Wednesday, 24 October 2012

Simple Fruit Sorbet

I don't make much ice cream or sorbet, because I don't own an ice cream maker, and the hand churned method (repetitive freezing and beating) is tedious, and I haven't had much success with it in the past. So my interest was piqued when I saw read in a Jamie Oliver magazine a recipe for making sorbet by whizzing up frozen fruit in a food processor. I admit a little bit of doubt, it seemed a bit too easy. But it works, and I ended up making some of the most intensely flavoured and fresh tasting sorbet I have ever had.

At home I had frozen raspberries and blueberries, which I was using, but at too slow a pace for someone who is moving out of their apartment in about a month. On Monday I experimented with the raspberries, using some orange juice to help the fruit blend, and the zest of the orange. I didn't use any alcohol, which was suggested in the recipe, as I didn't have anything at home that would go. For those with a better stocked bar than me, perhaps some creme de framboise, or Cointreau to go with the orange would work. I would also suggest perhaps some rosewater, to make one of my favourite combinations (maybe switching the orange for lemon).
Tuesday I did the same, only using blueberries and lime instead of raspberries and orange. Both sorbets can be seen in the picture below.

The only downside of this method is the seed and skin aspect. In the raspberry sorbet in particular, you come across a lot of seeds. I suppose that's the trade-off of having such a quick recipe. I don't actually mind having them in there, but it does stop it from reaching perfection. I am going to experiment with fruit that won't have this problem, such as mango, melon and watermelon. .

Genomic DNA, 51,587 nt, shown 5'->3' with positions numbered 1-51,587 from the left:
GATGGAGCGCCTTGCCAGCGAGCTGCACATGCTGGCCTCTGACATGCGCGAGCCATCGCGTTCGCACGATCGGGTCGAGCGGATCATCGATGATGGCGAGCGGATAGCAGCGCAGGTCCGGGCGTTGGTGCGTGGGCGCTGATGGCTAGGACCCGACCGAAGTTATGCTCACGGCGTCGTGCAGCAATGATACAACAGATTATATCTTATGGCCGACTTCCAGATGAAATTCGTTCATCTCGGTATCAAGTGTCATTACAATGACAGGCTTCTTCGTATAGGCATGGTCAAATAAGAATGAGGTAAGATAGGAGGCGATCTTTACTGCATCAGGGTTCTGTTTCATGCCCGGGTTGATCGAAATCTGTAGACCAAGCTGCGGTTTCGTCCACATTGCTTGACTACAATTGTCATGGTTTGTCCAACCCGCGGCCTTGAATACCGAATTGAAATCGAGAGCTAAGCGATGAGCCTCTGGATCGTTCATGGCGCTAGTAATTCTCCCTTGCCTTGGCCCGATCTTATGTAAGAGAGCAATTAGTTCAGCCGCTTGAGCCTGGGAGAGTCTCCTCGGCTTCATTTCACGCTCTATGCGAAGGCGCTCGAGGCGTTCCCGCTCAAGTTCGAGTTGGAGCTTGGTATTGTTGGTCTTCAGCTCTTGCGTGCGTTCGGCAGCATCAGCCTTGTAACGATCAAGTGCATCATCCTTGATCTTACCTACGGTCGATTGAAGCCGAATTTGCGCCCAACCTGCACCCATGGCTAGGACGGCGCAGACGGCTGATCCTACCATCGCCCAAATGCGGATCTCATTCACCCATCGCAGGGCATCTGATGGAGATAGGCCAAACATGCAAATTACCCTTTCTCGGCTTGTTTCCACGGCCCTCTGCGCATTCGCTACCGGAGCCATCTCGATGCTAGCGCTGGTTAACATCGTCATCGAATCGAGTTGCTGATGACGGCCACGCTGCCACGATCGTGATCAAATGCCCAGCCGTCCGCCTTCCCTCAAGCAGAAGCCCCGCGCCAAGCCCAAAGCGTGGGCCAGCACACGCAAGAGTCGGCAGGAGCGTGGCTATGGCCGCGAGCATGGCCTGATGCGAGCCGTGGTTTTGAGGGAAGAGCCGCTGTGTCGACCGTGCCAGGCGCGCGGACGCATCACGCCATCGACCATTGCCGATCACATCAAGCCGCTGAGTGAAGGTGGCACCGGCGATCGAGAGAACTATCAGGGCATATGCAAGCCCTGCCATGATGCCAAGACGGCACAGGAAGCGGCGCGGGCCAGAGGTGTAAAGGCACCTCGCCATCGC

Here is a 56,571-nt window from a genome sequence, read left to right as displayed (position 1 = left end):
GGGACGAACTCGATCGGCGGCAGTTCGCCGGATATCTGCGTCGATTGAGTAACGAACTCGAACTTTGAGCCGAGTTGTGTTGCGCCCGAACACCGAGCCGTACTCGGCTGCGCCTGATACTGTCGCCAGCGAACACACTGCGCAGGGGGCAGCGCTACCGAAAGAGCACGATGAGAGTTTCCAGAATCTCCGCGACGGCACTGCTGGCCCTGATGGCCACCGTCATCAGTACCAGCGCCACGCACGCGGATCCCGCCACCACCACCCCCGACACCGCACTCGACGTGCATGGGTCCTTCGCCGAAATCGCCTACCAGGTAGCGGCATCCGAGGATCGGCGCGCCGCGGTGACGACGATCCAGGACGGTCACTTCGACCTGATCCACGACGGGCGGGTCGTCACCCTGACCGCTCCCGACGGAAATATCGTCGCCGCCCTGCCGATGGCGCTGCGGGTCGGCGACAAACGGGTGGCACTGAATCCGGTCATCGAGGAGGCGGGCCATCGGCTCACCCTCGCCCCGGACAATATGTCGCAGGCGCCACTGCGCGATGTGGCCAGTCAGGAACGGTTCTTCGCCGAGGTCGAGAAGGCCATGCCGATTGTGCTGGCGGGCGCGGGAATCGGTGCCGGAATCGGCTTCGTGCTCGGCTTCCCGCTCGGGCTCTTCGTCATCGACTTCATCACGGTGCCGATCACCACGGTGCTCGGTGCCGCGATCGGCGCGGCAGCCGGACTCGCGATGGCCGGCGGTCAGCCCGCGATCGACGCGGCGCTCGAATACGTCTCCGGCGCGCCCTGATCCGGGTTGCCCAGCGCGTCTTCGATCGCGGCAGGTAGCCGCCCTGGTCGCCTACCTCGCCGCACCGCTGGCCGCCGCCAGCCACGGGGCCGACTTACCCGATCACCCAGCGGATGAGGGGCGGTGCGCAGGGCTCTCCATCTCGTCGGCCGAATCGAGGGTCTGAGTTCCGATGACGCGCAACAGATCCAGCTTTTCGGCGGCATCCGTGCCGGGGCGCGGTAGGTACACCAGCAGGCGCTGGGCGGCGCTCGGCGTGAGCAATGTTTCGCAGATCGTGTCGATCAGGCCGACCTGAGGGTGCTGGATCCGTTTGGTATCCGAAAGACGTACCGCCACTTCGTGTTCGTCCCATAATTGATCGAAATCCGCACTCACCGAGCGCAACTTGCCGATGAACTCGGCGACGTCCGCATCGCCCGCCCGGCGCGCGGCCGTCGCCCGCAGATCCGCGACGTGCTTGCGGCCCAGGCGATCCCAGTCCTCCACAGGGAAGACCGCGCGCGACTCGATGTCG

Raspberry and Blueberry Sorbets

500g frozen fruit
30g sugar- I prefer icing sugar, as it blends in more easily
Citrus juice- enough to help the fruit blend more easily
Citrus zest
A dash of liqueur to compliment the fruit- optional

If you are making the sorbet in advance, or are think you will have some left over, put the dish or container you want to keep the sorbet in inside the freezer. Take the fruit out of the freezer and leave for about 5 minutes to soften slightly. If there are any large clumps of fruit frozen together, break them up. Put the fruit, sugar, zest and alcohol (if using) in a food processor. Blitz until the fruit has broken down. Add enough citrus juice to bring the frozen fruit pulp together and help it along in the food processor. If it is sticking to the sides of the processor bowl, scrape it down with a spatula, and add more liquid.
You can either have the sorbet there and then ( it will be a bit softer than a normal sorbet, but still good) or put it in the container that you put in the freezer earlier.
If you are eating it later, you will have to take it out of the freezer for a few minutes to soften before eating.

No comments:

Post a Comment